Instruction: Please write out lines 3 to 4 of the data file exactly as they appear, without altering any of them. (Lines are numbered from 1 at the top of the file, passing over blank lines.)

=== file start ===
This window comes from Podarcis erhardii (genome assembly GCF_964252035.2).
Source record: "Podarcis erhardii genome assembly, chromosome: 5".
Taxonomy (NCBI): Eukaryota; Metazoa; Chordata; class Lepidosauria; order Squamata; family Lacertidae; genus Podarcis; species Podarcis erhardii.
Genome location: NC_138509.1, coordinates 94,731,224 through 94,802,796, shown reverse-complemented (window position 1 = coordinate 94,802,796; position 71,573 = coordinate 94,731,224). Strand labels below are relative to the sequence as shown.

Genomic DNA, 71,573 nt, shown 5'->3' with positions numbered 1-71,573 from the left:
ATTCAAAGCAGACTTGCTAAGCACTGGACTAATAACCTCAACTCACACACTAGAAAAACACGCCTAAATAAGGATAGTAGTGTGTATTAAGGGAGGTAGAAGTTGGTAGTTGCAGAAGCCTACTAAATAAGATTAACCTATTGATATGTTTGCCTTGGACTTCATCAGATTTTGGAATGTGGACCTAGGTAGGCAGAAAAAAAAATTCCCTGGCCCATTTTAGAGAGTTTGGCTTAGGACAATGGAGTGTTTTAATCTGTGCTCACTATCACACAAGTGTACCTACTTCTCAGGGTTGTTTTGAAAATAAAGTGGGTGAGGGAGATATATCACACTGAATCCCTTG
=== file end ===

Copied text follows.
Taxonomy (NCBI): Eukaryota; Metazoa; Chordata; class Lepidosauria; order Squamata; family Lacertidae; genus Podarcis; species Podarcis erhardii.
Genome location: NC_138509.1, coordinates 94,731,224 through 94,802,796, shown reverse-complemented (window position 1 = coordinate 94,802,796; position 71,573 = coordinate 94,731,224). Strand labels below are relative to the sequence as shown.